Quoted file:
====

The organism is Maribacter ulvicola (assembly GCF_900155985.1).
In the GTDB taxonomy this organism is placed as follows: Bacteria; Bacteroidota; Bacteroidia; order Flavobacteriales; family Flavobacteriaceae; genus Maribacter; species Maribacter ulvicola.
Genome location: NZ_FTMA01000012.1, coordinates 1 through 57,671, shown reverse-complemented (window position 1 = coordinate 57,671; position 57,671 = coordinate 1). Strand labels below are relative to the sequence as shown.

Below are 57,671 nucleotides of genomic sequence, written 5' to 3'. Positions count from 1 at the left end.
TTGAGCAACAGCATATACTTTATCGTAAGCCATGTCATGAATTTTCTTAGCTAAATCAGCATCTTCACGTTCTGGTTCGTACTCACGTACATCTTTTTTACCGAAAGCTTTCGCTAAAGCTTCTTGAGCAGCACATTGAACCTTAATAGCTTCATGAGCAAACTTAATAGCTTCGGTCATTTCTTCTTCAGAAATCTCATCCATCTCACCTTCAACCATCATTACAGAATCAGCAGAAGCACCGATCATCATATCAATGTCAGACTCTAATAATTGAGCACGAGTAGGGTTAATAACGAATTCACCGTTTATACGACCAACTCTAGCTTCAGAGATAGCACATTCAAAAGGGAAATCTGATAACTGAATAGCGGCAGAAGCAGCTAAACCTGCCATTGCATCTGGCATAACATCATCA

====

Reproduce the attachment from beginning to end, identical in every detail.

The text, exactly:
The organism is Maribacter ulvicola (assembly GCF_900155985.1).
In the GTDB taxonomy this organism is placed as follows: Bacteria; Bacteroidota; Bacteroidia; order Flavobacteriales; family Flavobacteriaceae; genus Maribacter; species Maribacter ulvicola.
Genome location: NZ_FTMA01000012.1, coordinates 1 through 57,671, shown reverse-complemented (window position 1 = coordinate 57,671; position 57,671 = coordinate 1). Strand labels below are relative to the sequence as shown.

Below are 57,671 nucleotides of genomic sequence, written 5' to 3'. Positions count from 1 at the left end.
TTGAGCAACAGCATATACTTTATCGTAAGCCATGTCATGAATTTTCTTAGCTAAATCAGCATCTTCACGTTCTGGTTCGTACTCACGTACATCTTTTTTACCGAAAGCTTTCGCTAAAGCTTCTTGAGCAGCACATTGAACCTTAATAGCTTCATGAGCAAACTTAATAGCTTCGGTCATTTCTTCTTCAGAAATCTCATCCATCTCACCTTCAACCATCATTACAGAATCAGCAGAAGCACCGATCATCATATCAATGTCAGACTCTAATAATTGAGCACGAGTAGGGTTAATAACGAATTCACCGTTTATACGACCAACTCTAGCTTCAGAGATAGCACATTCAAAAGGGAAATCTGATAACTGAATAGCGGCAGAAGCAGCTAAACCTGCCATTGCATCTGGCATAACATCATCA